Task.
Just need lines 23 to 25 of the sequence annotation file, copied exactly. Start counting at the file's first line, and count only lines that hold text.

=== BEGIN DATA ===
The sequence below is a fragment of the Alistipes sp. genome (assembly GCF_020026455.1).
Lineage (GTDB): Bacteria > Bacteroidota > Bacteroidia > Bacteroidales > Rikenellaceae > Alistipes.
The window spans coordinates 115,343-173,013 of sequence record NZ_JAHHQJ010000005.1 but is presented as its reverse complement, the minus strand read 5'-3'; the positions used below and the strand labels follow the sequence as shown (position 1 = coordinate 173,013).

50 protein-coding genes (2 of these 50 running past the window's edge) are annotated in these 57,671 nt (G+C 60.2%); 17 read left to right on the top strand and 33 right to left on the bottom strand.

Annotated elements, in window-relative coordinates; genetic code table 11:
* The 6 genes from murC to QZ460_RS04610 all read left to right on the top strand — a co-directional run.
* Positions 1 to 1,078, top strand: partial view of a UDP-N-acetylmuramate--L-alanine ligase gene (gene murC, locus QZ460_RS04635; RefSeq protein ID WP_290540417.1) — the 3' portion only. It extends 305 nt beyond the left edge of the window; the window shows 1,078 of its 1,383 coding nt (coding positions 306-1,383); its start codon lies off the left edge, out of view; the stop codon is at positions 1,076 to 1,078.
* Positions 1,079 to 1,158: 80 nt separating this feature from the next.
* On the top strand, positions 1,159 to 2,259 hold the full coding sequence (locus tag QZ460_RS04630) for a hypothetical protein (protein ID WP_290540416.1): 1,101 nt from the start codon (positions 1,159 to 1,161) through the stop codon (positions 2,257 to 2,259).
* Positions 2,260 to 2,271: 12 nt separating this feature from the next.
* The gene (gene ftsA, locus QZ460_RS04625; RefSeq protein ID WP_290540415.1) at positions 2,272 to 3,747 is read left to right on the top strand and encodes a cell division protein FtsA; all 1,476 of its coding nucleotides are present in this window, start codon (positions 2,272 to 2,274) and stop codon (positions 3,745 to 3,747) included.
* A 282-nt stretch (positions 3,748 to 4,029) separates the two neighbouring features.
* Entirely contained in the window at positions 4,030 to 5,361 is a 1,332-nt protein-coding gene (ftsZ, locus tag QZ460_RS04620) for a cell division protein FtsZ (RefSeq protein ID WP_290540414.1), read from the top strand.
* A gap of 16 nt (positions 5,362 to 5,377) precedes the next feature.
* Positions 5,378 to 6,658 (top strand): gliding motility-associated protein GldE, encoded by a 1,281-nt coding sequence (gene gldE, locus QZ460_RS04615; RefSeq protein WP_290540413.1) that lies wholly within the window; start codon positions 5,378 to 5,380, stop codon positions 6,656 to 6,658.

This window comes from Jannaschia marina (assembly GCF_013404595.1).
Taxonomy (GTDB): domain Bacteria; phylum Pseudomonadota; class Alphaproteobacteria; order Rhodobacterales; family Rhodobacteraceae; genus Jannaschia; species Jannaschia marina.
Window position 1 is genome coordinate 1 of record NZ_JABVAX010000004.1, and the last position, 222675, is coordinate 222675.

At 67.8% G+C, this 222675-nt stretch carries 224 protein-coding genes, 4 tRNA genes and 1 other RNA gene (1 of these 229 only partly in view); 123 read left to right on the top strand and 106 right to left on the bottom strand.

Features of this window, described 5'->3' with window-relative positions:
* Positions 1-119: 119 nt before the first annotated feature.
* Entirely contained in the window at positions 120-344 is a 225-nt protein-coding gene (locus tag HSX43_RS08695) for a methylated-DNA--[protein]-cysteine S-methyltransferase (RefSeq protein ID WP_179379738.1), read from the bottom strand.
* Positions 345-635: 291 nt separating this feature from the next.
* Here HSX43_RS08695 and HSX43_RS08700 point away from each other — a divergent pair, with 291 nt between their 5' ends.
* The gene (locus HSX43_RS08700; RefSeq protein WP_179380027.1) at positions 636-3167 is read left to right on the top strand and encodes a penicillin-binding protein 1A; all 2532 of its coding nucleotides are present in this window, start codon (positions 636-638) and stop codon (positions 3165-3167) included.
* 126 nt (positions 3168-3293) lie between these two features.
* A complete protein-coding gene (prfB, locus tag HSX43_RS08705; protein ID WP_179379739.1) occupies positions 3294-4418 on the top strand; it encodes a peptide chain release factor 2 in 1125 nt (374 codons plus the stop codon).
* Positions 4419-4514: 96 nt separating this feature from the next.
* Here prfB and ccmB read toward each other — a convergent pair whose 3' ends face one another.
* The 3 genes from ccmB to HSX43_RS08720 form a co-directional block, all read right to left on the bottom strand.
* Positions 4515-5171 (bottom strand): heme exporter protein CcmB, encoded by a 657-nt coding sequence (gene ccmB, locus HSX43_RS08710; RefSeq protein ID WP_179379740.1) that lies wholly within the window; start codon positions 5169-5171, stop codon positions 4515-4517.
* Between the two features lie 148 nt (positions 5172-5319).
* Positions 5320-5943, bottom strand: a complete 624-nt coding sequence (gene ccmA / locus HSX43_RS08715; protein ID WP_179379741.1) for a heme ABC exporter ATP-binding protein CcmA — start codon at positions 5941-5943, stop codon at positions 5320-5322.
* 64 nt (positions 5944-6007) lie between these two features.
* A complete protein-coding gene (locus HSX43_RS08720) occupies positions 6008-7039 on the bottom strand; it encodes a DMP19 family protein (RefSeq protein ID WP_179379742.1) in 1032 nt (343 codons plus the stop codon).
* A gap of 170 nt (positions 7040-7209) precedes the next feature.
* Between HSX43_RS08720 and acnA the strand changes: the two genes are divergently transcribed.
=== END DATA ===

* Positions 345-635: 291 nt separating this feature from the next.
* Here HSX43_RS08695 and HSX43_RS08700 point away from each other — a divergent pair, with 291 nt between their 5' ends.
* The gene (locus HSX43_RS08700; RefSeq protein WP_179380027.1) at positions 636-3167 is read left to right on the top strand and encodes a penicillin-binding protein 1A; all 2532 of its coding nucleotides are present in this window, start codon (positions 636-638) and stop codon (positions 3165-3167) included.